Asthma in Texas Healthcare Workers II
The prevalence of occupational asthma is increasing in the United States. Certain occupational groups are affected more than others; among these are those working in healthcare industry. In 2003, the principal investigators of this study, Drs. George Delclos and David Gimeno, conducted a study, results of which indicated an increased prevalence of work-related asthma (WRA) in Texas healthcare workers (HCWs). They also found that certain cleaning agents in healthcare settings, especially those used to disinfect medical instruments and clean building surfaces, were associated with significantly increased asthma risk in selected HCW groups, especially nurses.
In the years since this study was conducted, cleaning and disinfectant practices have changed. For example, some manual processes are now automated, and newer cleaning agents, such as green cleaners, or methods, such as non-chemical cleaning, are increasingly used. Drs. Delclos and Gimeno, housed in the UT Southwest Center for Occupational and Environmental Health (SWCOEH) at UTHealth School of Public Health, are again leading a new project to determine whether asthma patterns in HCWs and their associated risk factors have changed. The project is being conducted with support from a 4-year R01 grant and a longstanding training grant, the Texas Education and Research Center, both funded by the National Institute for Occupational Safety and Health (NIOSH).
The main goal of the study is to assess whether recent changes in healthcare practices and exposures have affected the prevalence and impact of WRA among HCWs in Texas. Important differences between the 2003 and 2014 studies include: 1) more detailed examination of exposures and in a broader spectrum of healthcare practice settings, 2) study of certain nursing subgroups, such as nursing aides, and 3) measurement of the impact of WRA on quality of life and functioning at work. The specific study aims are to: 1) estimate the current prevalence of asthma risk factors and WRA in healthcare settings; 2) measure associations between occupational exposures and WRA; and 3) measure various indicators of socioeconomic impact of asthma in healthcare workers, comparing them among persons with WRA, non-work-related asthma and non-asthmatics. Results will be compared to those obtained in the 2003 study, where applicable.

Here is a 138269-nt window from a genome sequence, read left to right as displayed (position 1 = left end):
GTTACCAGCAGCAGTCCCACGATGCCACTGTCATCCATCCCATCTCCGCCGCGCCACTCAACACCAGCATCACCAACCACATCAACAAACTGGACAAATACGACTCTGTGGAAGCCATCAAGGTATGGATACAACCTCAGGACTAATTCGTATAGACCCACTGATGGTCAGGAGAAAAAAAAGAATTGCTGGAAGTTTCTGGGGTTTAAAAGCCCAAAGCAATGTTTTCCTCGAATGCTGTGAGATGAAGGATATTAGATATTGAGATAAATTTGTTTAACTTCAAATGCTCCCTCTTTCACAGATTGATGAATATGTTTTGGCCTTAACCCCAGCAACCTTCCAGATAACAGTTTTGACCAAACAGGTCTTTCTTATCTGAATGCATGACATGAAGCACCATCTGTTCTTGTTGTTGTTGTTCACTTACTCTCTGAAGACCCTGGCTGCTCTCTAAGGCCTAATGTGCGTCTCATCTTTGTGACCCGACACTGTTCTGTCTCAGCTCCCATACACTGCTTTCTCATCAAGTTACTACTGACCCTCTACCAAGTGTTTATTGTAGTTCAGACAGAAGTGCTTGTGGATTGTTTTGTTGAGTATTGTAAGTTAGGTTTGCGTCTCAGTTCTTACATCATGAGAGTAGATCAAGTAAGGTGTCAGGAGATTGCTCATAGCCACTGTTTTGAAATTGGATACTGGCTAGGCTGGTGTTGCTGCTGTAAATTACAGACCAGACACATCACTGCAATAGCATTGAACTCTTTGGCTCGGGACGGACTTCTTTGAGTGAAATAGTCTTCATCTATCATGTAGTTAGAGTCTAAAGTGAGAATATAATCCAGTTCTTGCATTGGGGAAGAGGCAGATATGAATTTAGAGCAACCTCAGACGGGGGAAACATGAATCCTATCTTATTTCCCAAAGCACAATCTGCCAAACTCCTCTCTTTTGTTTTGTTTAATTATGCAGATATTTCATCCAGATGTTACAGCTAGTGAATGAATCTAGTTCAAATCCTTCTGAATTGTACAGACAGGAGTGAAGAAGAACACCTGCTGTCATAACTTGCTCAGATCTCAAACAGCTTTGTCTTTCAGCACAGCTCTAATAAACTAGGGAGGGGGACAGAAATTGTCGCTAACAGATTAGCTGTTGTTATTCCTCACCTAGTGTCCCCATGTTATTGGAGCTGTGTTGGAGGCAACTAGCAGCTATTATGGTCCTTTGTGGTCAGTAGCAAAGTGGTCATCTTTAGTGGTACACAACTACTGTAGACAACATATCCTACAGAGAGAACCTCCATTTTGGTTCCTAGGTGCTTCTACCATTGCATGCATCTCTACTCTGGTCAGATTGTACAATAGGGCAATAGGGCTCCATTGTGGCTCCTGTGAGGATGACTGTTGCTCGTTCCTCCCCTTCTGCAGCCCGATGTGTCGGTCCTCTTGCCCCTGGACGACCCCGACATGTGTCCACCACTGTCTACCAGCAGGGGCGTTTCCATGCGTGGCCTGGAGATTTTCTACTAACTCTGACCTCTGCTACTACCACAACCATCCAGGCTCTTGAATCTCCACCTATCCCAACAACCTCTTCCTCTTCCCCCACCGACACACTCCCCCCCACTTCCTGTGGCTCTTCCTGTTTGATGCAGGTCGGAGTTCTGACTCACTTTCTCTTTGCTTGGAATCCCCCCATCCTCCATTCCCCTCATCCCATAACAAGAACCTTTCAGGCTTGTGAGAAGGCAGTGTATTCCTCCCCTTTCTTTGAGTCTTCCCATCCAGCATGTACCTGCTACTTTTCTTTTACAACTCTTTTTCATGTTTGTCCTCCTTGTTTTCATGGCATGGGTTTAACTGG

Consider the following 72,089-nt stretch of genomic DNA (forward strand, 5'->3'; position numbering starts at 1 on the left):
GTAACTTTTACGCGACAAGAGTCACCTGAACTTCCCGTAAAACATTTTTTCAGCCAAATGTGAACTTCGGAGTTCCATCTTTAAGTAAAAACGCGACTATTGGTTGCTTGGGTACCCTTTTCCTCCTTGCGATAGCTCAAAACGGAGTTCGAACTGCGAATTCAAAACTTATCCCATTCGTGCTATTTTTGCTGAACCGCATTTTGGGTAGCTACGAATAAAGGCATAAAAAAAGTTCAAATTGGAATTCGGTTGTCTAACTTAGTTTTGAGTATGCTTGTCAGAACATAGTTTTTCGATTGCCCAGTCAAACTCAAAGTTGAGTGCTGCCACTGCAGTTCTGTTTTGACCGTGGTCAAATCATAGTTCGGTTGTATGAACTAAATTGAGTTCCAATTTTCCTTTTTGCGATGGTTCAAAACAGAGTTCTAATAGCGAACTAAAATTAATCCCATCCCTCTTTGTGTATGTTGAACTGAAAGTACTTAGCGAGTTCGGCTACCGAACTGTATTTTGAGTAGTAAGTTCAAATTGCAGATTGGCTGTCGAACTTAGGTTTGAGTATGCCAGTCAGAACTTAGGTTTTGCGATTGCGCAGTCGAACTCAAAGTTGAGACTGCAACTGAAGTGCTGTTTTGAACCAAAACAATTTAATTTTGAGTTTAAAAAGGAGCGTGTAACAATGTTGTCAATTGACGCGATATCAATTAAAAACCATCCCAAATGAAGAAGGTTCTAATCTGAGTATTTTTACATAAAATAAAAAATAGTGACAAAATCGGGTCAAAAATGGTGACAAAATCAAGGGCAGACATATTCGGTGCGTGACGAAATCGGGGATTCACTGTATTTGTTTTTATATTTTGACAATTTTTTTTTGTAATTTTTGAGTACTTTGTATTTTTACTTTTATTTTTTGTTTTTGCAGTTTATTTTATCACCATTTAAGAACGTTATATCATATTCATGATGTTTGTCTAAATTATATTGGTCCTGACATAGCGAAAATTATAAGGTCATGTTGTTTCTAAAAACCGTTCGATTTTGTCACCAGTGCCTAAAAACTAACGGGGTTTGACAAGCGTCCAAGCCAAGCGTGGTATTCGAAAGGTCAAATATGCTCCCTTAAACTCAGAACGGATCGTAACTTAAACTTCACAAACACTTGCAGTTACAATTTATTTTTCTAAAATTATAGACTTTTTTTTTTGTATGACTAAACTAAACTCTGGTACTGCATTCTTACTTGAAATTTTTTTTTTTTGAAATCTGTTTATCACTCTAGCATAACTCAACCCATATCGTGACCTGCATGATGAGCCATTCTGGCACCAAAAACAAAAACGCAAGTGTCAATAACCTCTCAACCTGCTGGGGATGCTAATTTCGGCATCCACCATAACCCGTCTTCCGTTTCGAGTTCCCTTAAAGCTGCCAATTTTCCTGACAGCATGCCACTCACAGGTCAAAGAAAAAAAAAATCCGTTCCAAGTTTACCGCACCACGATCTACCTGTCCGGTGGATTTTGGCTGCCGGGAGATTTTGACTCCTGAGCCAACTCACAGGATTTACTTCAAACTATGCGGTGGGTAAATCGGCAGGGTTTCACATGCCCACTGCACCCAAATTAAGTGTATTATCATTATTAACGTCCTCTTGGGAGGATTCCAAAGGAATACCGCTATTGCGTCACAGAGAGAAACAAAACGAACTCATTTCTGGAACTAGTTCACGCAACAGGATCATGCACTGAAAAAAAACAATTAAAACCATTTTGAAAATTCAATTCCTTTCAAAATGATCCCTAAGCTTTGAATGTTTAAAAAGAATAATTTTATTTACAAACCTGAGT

Assessment of workplace exposures will be based on an updated version of an asthma risk factor-specific job-exposure matrix (JEM). The development and coding of this JEM has taken over two years, using input gathered from several workplace walk-throughs and a diverse expert panel of occupational health professionals, together with a two-level coding process, completed in June 2017. Information on asthma outcomes and asthma covariables was collected via a statewide survey of nurses, physicians, respiratory therapists and occupational/physical therapists, offered both by mail and online, and distributed using a combination of repeated contact waves and incentives. As of this writing, all data have been collected and are in the process of cleaning, merging of datasets, and preparation for final analyses.
The study is currently ending the third year, with final results and derivations expected by July 2018.